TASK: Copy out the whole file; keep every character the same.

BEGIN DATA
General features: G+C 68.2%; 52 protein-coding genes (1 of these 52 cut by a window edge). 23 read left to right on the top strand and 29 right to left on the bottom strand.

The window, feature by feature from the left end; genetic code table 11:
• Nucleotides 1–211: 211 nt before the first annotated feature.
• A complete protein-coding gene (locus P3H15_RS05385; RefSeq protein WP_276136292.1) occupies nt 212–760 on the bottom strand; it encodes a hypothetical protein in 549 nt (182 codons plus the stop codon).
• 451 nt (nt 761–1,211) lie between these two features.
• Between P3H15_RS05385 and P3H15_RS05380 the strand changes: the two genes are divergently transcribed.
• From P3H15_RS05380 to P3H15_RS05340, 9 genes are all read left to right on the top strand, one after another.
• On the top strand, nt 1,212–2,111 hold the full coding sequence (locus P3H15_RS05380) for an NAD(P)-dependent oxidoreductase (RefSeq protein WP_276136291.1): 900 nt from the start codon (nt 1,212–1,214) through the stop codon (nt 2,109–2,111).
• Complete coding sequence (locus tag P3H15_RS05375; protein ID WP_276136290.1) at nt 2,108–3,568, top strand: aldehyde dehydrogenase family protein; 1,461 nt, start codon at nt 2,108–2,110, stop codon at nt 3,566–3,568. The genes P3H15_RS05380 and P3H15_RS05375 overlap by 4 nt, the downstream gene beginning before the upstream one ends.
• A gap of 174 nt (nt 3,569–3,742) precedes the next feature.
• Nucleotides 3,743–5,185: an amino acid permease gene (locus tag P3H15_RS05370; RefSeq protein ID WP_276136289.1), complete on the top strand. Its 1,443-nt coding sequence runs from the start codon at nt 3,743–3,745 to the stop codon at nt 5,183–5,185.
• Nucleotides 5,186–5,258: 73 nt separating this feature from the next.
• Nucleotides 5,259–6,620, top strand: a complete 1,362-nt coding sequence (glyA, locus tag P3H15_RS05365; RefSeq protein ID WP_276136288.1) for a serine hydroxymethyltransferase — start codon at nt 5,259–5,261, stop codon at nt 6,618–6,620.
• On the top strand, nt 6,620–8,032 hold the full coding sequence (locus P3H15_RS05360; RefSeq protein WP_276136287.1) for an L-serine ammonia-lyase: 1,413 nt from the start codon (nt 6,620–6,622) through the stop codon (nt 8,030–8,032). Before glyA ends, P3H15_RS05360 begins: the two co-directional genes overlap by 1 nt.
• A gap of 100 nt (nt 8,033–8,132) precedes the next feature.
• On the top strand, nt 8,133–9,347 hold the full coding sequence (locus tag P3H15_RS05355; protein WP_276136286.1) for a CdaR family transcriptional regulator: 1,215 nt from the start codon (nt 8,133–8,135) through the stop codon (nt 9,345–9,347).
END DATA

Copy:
General features: G+C 68.2%; 52 protein-coding genes (1 of these 52 cut by a window edge). 23 read left to right on the top strand and 29 right to left on the bottom strand.

The window, feature by feature from the left end; genetic code table 11:
• Nucleotides 1–211: 211 nt before the first annotated feature.
• A complete protein-coding gene (locus P3H15_RS05385; RefSeq protein WP_276136292.1) occupies nt 212–760 on the bottom strand; it encodes a hypothetical protein in 549 nt (182 codons plus the stop codon).
• 451 nt (nt 761–1,211) lie between these two features.
• Between P3H15_RS05385 and P3H15_RS05380 the strand changes: the two genes are divergently transcribed.
• From P3H15_RS05380 to P3H15_RS05340, 9 genes are all read left to right on the top strand, one after another.
• On the top strand, nt 1,212–2,111 hold the full coding sequence (locus P3H15_RS05380) for an NAD(P)-dependent oxidoreductase (RefSeq protein WP_276136291.1): 900 nt from the start codon (nt 1,212–1,214) through the stop codon (nt 2,109–2,111).
• Complete coding sequence (locus tag P3H15_RS05375; protein ID WP_276136290.1) at nt 2,108–3,568, top strand: aldehyde dehydrogenase family protein; 1,461 nt, start codon at nt 2,108–2,110, stop codon at nt 3,566–3,568. The genes P3H15_RS05380 and P3H15_RS05375 overlap by 4 nt, the downstream gene beginning before the upstream one ends.
• A gap of 174 nt (nt 3,569–3,742) precedes the next feature.
• Nucleotides 3,743–5,185: an amino acid permease gene (locus tag P3H15_RS05370; RefSeq protein ID WP_276136289.1), complete on the top strand. Its 1,443-nt coding sequence runs from the start codon at nt 3,743–3,745 to the stop codon at nt 5,183–5,185.
• Nucleotides 5,186–5,258: 73 nt separating this feature from the next.
• Nucleotides 5,259–6,620, top strand: a complete 1,362-nt coding sequence (glyA, locus tag P3H15_RS05365; RefSeq protein ID WP_276136288.1) for a serine hydroxymethyltransferase — start codon at nt 5,259–5,261, stop codon at nt 6,618–6,620.
• On the top strand, nt 6,620–8,032 hold the full coding sequence (locus P3H15_RS05360; RefSeq protein WP_276136287.1) for an L-serine ammonia-lyase: 1,413 nt from the start codon (nt 6,620–6,622) through the stop codon (nt 8,030–8,032). Before glyA ends, P3H15_RS05360 begins: the two co-directional genes overlap by 1 nt.
• A gap of 100 nt (nt 8,033–8,132) precedes the next feature.
• On the top strand, nt 8,133–9,347 hold the full coding sequence (locus tag P3H15_RS05355; protein WP_276136286.1) for a CdaR family transcriptional regulator: 1,215 nt from the start codon (nt 8,133–8,135) through the stop codon (nt 9,345–9,347).